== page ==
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Replace your top?

Think it might be a major job? It isn't all that difficult to replace the top of your car. Make sure you give yourself lots of time, a sheltered area to have the car in case it rains, and of course, some money as well.

The first thing I did was order my new top. I got mine from Rocky Mountain Motorworks, a place in Colorado that sells VW and BMW restoration parts. The tops are made by TMI, a well known and liked company that makes interior products. They have 3 different qualities available, vinyl, "cabriolet vinyl" and Stayfast canvas. The vinyl ones were around $250 give or take, the canvas one was $390. I decided to go with the canvas, though much more costly. I wanted a top that would last a really long time and was the best quality I could find. The Stayfast canvas is a multi layer top, and it's made up of: (I'm pretty sure) canvas, rubber, and cloth. It seems to be of very good quality, TMI boasts that it's the same stuff Mercedes uses on their cars.
I also ordered a new convertible pad, which will need to be replaced if you're looking to replace your top. The old pads really fall apart and can smell... from RMM mine was almost $100, it comes in a kit and you need to put it all together yourself. Now's the time to think about doing your headliner as well, though I decided not to do mine since it wasn't ripped but in one small section, and not too too dirty. I guess headliners cost around $100. You will need to replace your top cables when you do the top, there are 3 tension cables that hold the top tight when it's up. One goes across the back, and one along each side.

I took the car into our garage and poked around a bit. I tore off the duct tape, and looked in at what I could see. Then I tore off the outer layer of the top except the side sections. From that point all I could see is the top padding. Then I removed the padding and all the bits of the canvas that used to cover it. Under the padding is the headliner... I left the sides of the top on in order to see what the deal was with them, how they attached to the car and so-on

Then I removed the metal stripe that holds the front edge of the top to the front bow of the frame, it comes off with about 10 small phillips head screws, it also holds on the front edge of the headliner, which was glued to the front bow. From there I took to the sides, removing the excess material to really see how it was attached. I removed the rubber window-strips from the first and third sections (divided by the folds) which are the ones over the front windows and the rear edges of the back windows.

You need to be careful doing this though, the front rubber is head in by a small phillips at one end, and a little clippy thing at the other end. The little clippy thing on the driver's side broke because I pulled away from the bar as I was trying to slide the rubber away from the clip.. no big deal, I can glue it later. It's a bummer though. The rear rubber is held in by a clippy thing at each end. At first I tried to bend one out and then slide the rubber away from the other end, but it broke. Then I decided to go at the rubber from the middle and pull both ends towards the center as I pulled it away, saved the clippy things on that one.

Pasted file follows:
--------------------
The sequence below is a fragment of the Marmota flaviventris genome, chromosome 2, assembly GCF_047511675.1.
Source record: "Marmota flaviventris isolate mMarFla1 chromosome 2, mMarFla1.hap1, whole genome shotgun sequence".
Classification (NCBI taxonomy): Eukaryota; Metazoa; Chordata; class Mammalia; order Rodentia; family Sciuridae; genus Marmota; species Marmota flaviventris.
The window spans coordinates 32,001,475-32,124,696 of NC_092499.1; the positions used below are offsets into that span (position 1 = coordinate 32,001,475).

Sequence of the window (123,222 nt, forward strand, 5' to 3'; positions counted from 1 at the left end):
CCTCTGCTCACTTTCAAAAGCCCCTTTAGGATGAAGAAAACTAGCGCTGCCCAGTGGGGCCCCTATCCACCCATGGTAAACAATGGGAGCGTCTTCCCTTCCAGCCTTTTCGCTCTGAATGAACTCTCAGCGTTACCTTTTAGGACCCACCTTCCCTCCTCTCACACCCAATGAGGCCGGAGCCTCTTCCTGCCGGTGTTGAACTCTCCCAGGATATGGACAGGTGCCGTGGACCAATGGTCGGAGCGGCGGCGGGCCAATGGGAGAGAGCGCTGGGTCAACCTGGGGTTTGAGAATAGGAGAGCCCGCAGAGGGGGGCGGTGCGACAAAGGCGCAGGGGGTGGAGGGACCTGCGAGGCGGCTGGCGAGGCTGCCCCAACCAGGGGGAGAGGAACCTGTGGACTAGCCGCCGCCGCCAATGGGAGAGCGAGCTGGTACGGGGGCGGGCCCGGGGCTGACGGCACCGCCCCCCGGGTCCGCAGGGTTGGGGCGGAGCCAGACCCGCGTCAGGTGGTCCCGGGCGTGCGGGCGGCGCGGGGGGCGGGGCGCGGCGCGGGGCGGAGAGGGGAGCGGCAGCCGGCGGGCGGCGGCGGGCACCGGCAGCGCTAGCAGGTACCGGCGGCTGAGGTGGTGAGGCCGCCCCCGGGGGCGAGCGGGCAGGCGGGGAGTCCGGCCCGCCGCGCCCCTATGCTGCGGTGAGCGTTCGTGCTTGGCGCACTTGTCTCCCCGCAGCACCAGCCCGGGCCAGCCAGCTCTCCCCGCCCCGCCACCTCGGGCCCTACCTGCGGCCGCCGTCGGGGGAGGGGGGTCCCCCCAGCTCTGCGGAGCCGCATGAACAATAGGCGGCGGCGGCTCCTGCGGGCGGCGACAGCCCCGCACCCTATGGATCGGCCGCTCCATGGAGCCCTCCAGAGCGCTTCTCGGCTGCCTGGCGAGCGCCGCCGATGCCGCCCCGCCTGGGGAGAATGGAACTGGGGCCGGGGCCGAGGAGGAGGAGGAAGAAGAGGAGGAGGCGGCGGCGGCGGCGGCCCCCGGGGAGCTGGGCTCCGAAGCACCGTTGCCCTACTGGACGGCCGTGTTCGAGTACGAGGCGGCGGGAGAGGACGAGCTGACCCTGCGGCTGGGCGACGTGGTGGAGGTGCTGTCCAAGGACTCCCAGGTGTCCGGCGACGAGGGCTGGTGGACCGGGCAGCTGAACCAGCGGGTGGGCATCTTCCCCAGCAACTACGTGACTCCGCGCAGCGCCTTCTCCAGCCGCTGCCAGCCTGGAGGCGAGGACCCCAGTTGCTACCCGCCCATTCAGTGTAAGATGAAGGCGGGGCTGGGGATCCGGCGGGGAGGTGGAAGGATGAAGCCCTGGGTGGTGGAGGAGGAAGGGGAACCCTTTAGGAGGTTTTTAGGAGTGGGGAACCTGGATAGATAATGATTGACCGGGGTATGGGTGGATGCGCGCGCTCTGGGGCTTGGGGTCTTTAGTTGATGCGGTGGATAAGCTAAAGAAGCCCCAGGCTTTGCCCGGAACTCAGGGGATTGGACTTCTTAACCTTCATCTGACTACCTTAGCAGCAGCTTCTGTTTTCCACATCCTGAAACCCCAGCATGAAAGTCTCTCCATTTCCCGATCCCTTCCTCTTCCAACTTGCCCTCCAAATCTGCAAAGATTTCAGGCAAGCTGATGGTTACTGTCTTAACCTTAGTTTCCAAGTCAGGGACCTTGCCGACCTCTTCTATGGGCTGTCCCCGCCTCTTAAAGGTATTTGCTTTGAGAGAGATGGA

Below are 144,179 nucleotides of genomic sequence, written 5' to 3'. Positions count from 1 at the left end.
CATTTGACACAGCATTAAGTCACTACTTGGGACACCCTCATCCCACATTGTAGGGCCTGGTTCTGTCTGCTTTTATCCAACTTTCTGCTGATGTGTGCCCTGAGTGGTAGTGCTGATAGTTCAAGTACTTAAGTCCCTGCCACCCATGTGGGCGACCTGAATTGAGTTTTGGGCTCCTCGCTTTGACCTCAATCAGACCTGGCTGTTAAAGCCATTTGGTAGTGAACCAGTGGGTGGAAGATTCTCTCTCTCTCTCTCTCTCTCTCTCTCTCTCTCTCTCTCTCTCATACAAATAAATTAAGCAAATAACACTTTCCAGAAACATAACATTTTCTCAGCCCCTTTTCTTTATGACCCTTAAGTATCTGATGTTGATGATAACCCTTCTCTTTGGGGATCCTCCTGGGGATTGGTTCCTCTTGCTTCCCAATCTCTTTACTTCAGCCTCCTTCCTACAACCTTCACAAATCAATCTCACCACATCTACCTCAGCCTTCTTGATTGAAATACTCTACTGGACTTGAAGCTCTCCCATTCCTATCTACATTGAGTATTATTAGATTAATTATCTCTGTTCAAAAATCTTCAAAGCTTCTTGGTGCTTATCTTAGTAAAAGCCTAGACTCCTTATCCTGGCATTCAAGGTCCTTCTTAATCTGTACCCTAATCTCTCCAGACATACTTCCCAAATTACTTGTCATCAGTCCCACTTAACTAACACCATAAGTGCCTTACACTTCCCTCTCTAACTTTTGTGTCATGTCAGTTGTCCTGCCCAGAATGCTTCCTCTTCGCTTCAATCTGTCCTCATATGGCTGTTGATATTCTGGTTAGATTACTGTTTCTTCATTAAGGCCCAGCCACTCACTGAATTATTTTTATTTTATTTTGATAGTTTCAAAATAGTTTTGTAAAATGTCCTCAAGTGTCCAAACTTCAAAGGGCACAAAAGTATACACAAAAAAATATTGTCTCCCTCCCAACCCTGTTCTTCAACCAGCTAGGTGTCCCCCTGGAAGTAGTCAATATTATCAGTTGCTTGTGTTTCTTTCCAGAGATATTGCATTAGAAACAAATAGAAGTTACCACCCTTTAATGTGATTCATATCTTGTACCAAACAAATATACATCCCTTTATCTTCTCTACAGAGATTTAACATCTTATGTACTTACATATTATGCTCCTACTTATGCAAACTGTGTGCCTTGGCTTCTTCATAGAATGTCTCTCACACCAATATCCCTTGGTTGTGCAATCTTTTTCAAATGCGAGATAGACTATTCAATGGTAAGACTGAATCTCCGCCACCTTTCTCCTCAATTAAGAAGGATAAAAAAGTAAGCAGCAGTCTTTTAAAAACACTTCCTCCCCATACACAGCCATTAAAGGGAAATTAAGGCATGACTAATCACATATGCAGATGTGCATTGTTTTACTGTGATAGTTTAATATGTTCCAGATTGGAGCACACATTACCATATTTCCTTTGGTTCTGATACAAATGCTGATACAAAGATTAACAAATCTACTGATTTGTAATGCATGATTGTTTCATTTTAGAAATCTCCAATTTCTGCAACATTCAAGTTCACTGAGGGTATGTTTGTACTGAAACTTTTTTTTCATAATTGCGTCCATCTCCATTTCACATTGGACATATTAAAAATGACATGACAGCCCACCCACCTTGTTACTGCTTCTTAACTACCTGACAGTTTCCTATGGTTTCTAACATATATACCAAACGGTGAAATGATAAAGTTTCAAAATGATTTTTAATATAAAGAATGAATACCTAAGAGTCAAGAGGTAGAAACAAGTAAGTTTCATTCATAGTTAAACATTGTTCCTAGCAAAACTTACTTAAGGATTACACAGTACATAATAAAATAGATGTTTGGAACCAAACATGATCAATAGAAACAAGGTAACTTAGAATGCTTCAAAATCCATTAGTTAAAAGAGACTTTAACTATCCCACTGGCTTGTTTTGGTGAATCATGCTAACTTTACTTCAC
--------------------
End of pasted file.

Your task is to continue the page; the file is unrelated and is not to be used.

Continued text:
Then you need to remove the black aluminum piece the rubber parts go into. There are about 5 phillips screws for each, which go into little plastic "threads" in the roof frame. The aluminum will bend a little as you pull it off because there is a layer of double sided tape between it and the frame, easily replaced by a gasket sealer perhaps. The remains of the roof and the tape won't come off until you take out the little plastic thread pieces by gently pinching the ends from the top side of the frame and pushing them through.

After that I tackled the rear window, which isn't hard at all so long as you have pretty strong hands and can be done alone. Get inside the car and kneel on the rear seat. Using your palm, push out an upper corner of the window, and pull the lip of the seal down close to the window with your fingertips. Pulling the seal helps the window come out, though I don't know that it's totally necessary. The window will be really difficult to push out, and you may think you are about to break it... these feelings are normal, and you must work against your brain to overcome them, but still not break the window (it shouldn't break...)

After you get the window to start to come out of it's frame, get to the outside of the car and pull the corner of the window out towards you. I worked the seal out around the top, then the side opposite the corner I was pulling on. The window won't go very far at this point, it's connected to the car Via two wires for the rear defrost. The wires are simple to unplug, but that's not all you need to do. After the wires are unplugged you must worm each connector through two small oval holes in the gasket.. then you're free.

Starting to get sick of it already? Take a break. If you're not replacing the headliner, grab some simple green or other mild cleaner and a spray bottle along with a tooth brush, and a larger nylon bristled brush and climb into the back seat. Working about a one-square-foot section at a time, spray on some cleaner, go at it with the toothbrush, then the larger brush, then wipe off the cleaner with a rag/towel/whatever, then repeat as necessary. There may be some stuff you can't get off like on mine, but don't give up early. spend a couple minutes on each section to make sure you got it really clean. I'm not sure why, but the side pieces seem to be made of a different material and didn't clean up so well, which is a little disappointing.